Heller: No word on postal closing

RENO — A week before the U.S. Postal Service closes a public comment period on a proposal to shutter a small post office in Sun Valley north of Reno, U.S. Sen. Dean Heller says he still hasn’t received the explanation he has requested to justify the move.

Postal Service officials are promising to give Heller the information before the Sunday deadline for comment on the proposal. They say the plan will save more than $500,000 over 10 years.

But the officials said they don’t understand why the remaining 200 customers with post office boxes at Sun Valley won’t accept the home delivery available to those who don’t want to drive 5 miles to Sparks where boxes would be transferred.

Heller, R-Nev., told U.S. Postmaster General Patrick Donahoe in a letter last week he was “disappointed in the lack of notification” provided before the agency opened the 60-day comment period at the end of July. He said he hadn’t heard anything new about the push to consolidate the postal station, which is staffed by one person, and the Sparks location since USPS announced in October 2011 that it was considering the closure.

“My office has still not received information from your agency regarding the criteria USPS used to select the Sparks-Sun Valley Station as a site for potential consideration,” Heller wrote. “Any consideration for closure must fairly take into account the negative impacts on consumers and businesses.”

Susan Severt, a board member of the Sun Valley General Improvement District, doesn’t believe USPS would save money because the lone employee would be relocated to another facility.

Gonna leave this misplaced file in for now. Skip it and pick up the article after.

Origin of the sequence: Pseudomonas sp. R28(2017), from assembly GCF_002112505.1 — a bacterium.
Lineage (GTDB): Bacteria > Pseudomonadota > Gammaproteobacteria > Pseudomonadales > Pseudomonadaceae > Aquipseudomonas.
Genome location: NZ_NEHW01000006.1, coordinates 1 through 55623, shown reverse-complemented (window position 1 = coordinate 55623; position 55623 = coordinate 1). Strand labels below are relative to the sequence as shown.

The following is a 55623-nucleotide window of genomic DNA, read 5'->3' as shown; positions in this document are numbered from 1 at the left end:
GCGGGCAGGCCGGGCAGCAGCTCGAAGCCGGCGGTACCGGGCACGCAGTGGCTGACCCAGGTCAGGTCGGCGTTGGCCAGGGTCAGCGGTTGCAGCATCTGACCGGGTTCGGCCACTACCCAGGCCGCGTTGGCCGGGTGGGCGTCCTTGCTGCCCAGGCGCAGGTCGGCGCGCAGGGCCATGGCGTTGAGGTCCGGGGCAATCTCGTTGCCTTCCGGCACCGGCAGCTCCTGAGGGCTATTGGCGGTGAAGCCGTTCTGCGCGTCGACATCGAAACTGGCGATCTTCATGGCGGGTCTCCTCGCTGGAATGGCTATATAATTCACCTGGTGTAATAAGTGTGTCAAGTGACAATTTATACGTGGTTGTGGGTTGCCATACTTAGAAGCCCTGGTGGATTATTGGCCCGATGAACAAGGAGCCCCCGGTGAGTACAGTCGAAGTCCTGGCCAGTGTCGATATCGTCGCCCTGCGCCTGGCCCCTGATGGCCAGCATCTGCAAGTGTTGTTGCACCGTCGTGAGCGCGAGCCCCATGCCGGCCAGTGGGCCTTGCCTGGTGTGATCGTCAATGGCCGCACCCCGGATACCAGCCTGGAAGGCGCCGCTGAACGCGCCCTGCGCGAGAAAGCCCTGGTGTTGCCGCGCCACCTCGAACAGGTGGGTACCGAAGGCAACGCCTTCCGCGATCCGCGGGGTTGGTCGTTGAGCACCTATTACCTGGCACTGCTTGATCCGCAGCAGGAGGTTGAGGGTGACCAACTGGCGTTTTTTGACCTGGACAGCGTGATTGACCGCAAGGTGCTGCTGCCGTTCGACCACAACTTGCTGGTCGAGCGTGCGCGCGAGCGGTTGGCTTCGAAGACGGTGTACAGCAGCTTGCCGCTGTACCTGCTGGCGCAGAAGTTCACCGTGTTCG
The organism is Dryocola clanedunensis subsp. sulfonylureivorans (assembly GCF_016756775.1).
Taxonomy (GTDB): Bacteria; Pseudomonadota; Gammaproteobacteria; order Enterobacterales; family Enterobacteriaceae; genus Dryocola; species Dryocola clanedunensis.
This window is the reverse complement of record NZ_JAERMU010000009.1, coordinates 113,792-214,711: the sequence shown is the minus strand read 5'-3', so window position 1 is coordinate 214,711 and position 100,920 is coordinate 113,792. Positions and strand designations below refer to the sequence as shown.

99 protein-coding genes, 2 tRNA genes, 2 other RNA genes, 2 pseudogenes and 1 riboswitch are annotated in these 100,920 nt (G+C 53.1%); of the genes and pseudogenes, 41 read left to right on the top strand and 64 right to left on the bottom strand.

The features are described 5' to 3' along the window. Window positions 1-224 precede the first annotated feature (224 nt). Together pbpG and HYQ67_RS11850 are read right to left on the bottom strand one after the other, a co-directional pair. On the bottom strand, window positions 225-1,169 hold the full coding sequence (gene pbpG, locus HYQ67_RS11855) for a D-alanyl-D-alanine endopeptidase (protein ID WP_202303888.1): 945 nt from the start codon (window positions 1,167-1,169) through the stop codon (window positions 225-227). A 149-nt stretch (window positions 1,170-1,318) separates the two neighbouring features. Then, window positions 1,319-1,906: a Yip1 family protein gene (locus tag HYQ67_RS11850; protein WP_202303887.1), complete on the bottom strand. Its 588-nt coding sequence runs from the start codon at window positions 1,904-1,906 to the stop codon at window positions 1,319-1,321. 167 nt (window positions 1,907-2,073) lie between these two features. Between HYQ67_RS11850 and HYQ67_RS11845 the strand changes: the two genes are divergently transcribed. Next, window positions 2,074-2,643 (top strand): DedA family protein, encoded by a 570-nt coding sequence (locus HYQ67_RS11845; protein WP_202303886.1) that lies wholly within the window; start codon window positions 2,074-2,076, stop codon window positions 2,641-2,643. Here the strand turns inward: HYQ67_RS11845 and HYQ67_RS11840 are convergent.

“Which means that the $509,575 in labor costs that they use to justify the closing of the Sun Valley branch would just transfer within the budget,” she said in a letter last month to the Reno Gazette-Journal. “Shouldn’t the U.S. Postal Service be working to provide better customer service and attract more customers instead of disenfranchising the very people who they need to save the postal service.”

Severt is also worried residents will have to change their address and ZIP code, but postal service officials insist that is not the case.

“It’s a very small office and the only people directly impacted are about 200 post office box holders, down from 380 just three years ago,” USPS spokesman David Rupert said on Friday. “And all of those people can get street delivery.”

Rupert said the box holders will still be Sun Valley.

“None of those people are going to have to change a thing. Their community doesn’t change. They will still be called Sun Valley,” he said.

Once the service makes a final determination, residents will have 30 days to appeal, which would open up a new 120-day comment period.